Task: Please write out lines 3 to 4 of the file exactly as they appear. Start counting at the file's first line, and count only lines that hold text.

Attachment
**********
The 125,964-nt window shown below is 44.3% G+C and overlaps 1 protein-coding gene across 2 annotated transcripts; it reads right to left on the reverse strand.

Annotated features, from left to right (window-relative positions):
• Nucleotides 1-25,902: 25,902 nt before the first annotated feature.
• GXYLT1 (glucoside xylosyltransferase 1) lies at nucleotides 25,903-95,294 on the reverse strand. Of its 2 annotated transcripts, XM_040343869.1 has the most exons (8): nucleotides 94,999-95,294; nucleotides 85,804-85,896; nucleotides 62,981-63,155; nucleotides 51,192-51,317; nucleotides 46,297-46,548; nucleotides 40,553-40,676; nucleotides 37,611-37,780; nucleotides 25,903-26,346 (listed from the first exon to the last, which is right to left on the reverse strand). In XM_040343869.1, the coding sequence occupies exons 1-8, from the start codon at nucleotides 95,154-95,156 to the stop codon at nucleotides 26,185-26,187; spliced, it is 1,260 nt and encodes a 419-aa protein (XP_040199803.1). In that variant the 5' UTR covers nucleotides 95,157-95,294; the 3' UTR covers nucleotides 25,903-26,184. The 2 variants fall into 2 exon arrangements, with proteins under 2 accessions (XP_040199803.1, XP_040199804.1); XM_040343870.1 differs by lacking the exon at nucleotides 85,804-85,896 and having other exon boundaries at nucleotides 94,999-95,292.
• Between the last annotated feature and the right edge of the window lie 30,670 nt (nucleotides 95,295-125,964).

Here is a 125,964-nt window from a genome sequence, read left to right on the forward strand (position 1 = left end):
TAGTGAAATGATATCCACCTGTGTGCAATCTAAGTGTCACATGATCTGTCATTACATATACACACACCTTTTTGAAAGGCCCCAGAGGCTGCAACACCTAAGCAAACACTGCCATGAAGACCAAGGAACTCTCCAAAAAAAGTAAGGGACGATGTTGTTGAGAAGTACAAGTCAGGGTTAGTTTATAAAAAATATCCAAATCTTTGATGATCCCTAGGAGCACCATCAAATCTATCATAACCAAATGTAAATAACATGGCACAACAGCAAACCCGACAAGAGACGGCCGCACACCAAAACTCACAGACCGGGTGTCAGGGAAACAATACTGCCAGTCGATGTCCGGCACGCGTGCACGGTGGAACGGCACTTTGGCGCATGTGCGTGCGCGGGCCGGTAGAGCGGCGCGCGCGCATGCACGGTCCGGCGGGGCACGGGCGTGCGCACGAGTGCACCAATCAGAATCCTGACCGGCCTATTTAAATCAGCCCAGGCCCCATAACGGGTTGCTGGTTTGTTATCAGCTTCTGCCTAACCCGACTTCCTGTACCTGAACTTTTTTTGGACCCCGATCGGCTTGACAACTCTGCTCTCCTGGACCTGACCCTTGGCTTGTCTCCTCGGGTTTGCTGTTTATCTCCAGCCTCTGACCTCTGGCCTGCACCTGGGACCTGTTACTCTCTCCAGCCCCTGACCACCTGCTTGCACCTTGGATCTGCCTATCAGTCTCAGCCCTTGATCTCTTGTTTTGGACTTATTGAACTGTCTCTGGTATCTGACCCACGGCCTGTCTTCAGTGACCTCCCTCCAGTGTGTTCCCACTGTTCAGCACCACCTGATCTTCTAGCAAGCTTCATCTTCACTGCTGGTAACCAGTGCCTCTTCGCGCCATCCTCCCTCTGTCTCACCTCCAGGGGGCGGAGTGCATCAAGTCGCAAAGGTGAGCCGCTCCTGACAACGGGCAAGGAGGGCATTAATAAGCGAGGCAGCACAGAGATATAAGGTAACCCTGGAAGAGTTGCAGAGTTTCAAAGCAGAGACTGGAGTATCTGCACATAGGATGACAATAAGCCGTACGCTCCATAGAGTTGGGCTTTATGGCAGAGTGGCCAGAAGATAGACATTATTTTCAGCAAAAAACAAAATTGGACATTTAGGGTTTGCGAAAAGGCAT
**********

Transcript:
• Nucleotides 1-25,902: 25,902 nt before the first annotated feature.
• GXYLT1 (glucoside xylosyltransferase 1) lies at nucleotides 25,903-95,294 on the reverse strand. Of its 2 annotated transcripts, XM_040343869.1 has the most exons (8): nucleotides 94,999-95,294; nucleotides 85,804-85,896; nucleotides 62,981-63,155; nucleotides 51,192-51,317; nucleotides 46,297-46,548; nucleotides 40,553-40,676; nucleotides 37,611-37,780; nucleotides 25,903-26,346 (listed from the first exon to the last, which is right to left on the reverse strand). In XM_040343869.1, the coding sequence occupies exons 1-8, from the start codon at nucleotides 95,154-95,156 to the stop codon at nucleotides 26,185-26,187; spliced, it is 1,260 nt and encodes a 419-aa protein (XP_040199803.1). In that variant the 5' UTR covers nucleotides 95,157-95,294; the 3' UTR covers nucleotides 25,903-26,184. The 2 variants fall into 2 exon arrangements, with proteins under 2 accessions (XP_040199803.1, XP_040199804.1); XM_040343870.1 differs by lacking the exon at nucleotides 85,804-85,896 and having other exon boundaries at nucleotides 94,999-95,292.